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Heat check: Wisconsin Badgers' 5-game win streak ends as Maryland Terrapins finish strong
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Heat check: Wisconsin Badgers' 5-game win streak ends as Maryland Terrapins finish strong

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UW vs. Maryland

Badgers guard Trevor Anderson goes for a lose ball against Terrapins guard Aaron Wiggins in the first half of UW's 70-64 loss to Maryland Monday night at the Kohl Center in Madison. 

There’s a pretty simple formula to contend for a Big Ten title that includes holding serve at home while playing .500 ball on the road.

Three days after putting an impressive check in the latter category with an emotional win at Michigan State, the University of Wisconsin men’s basketball team failed to decipher what should have been the easier part of that championship equation.

The result, a 70-64 loss to Maryland on Monday night at the Kohl Center, may come back to haunt the No. 6 Badgers down the road.

Junior guard Eric Ayala scored all 17 of his points after halftime to help the Terrapins knock off a top-10 opponent for the first time in nearly five years. Maryland (6-3, 1-2 Big Ten) played like a team desperate for a win and UW didn’t match that urgency, particularly in the second half.

“We knew they were going to come in and be hungry,” UW senior forward Aleem Ford said. “Coach told us before (the game) that they needed this one, so we knew that they were going to come in and be aggressive so it was just a matter of how we responded to that and how we matched that energy.

“The end of the game pretty much told that — we know we have a target on our back and we need to be more aggressive in the way we play and the way we approach the game, and tonight we didn’t do that.”

While nine Big Ten teams are ranked this week, the Terrapins aren’t in that group and had lost three of their previous four games. They entered the game as double-digit underdogs but didn’t act like it from tipoff until the final buzzer.

Maryland coach Mark Turgeon admitted after the game that he was angry at first with the Big Ten for making the Terrapins play a road game at Purdue on Christmas Day followed by the trip to Madison three days later.

“It’s actually probably the best thing that happened to us,” Turgeon said after his program’s first win over a top-10 opponent since it beat No. 3 Iowa on Jan. 28, 2016. “We really grew in the last five days. A lot of meetings, a lot of just being together. We were terrific in practice yesterday, so we kind of knew our guys were going to compete.”

Senior point guard D’Mitrik Trice scored a game-high 25 points to lead the Badgers (8-2, 2-1), while Ford added 10.

UW never really got in a rhythm offensively against Maryland, which switched between a man-to-man defense and a 3-2 zone.

The Badgers cost themselves points with their lack of efficiency in high-percentage scoring areas: They went 9 of 19 on shots at the rim and, even worse, 8 of 15 at the free throw line. Sophomore forward Tyler Wahl was 2 of 6 from the stripe, while senior guard Brad Davison missed the front-end of two bonus situations.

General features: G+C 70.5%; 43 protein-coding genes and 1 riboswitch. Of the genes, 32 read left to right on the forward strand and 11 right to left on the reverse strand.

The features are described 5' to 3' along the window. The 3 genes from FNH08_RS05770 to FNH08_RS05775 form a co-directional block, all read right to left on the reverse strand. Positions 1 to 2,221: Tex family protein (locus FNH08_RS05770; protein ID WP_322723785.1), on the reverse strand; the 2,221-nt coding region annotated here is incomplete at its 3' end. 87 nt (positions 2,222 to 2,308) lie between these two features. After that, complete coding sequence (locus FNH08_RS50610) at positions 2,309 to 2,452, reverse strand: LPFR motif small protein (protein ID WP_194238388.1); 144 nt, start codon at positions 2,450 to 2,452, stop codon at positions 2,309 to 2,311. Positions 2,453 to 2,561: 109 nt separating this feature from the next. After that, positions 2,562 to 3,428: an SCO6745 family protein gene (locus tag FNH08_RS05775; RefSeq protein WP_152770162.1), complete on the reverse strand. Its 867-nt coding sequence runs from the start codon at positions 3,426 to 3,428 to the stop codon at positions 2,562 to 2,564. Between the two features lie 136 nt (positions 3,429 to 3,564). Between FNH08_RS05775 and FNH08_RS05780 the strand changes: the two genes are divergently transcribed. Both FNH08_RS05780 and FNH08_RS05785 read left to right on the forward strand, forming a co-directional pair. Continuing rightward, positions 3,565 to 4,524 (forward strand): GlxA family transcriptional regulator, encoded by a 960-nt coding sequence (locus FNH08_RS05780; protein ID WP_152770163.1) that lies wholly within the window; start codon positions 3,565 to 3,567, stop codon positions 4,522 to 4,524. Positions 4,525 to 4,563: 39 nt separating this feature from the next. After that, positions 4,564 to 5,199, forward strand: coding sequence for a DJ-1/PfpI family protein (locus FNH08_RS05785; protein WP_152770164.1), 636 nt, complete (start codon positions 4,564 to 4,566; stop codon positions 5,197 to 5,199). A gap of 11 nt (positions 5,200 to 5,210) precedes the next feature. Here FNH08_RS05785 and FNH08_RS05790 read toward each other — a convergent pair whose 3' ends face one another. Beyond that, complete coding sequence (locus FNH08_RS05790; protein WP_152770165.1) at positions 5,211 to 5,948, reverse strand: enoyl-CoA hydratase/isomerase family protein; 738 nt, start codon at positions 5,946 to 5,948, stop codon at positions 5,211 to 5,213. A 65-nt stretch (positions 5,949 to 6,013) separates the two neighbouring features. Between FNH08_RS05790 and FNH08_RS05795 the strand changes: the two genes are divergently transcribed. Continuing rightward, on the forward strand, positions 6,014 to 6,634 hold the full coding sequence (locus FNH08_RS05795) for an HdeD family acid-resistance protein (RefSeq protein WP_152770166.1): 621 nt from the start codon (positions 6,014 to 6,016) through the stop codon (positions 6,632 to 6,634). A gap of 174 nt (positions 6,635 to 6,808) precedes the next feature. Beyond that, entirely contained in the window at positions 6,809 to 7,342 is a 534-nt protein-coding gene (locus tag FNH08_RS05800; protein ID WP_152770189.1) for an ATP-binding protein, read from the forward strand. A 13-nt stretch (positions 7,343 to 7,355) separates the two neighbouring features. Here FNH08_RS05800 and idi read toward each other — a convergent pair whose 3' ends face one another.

But the bigger issue was on the other end of the court. The Terrapins scored 38 points in the paint, using ball screens and their athleticism to go downhill against the Badgers over and over in the second half.

Afterward, it was easy to forget that Maryland had a scoring drought of 7 minutes, 32 seconds that extended over both halves or that it was shooting 38% from the field with 12 minutes to play in the game.

From that point on, Maryland made 11 of its final 12 shots from the field and scored 36 points over its final 19 possessions. Most of that damage was done at the rim, or at the line after the Terrapins drew fouls on drives to the basket.

“I thought we were a step slow all night on both ends of the floor. Why? I’ll watch the film and try to dissect that, figure it out and help these guys get a little better,” UW coach Greg Gard said. “They were able to get us in some ball-screen situations and we didn’t stop the ball at times and they did a good job of attacking and finishing and we made some decisions that allowed them to get out.”

Gard was searching for lineups that worked, particularly in the second half, and never found one.

Maryland went small at times, surrounding 6-foot-7 sophomore forward Donta Scott (12 points) with four guards, and the Badgers didn’t have an answer defensively. Senior center Micah Potter, UW’s leading scorer, played only nine minutes after halftime. That was two more minutes than freshman guard Jonathan Davis, the Badgers’ most athletic player, was on the floor in the second half.

Gard was leaning toward going small as well until senior forward Nate Reuvers came to life and scored eight consecutive points for the Badgers to give them a 49-48 lead with 6:19 remaining.

But Maryland’s Aaron Wiggins (15 points) answered with a three-point play and the Terrapins scored on 10 of their final 11 possessions. After Trice made a 3-pointer to pull UW within 60-59 with 1:58 remaining, Scott scored on the next two possessions, including an emphatic dunk with 58.4 seconds left that gave the Terrapins a five-point cushion.

“We just believed from the beginning that we could come in here (and win),” Turgeon said. “We’re growing.”

The Badgers don’t have time to mope because No. 21 Minnesota, which rolled to an 81-56 win over Michigan State on Monday night, visits the Kohl Center on Thursday.

“It’s better that it happened now,” Ford said, “so we can learn from our experiences to where we’re better in the long run.”


Photos: Badgers come up short against Terrapins

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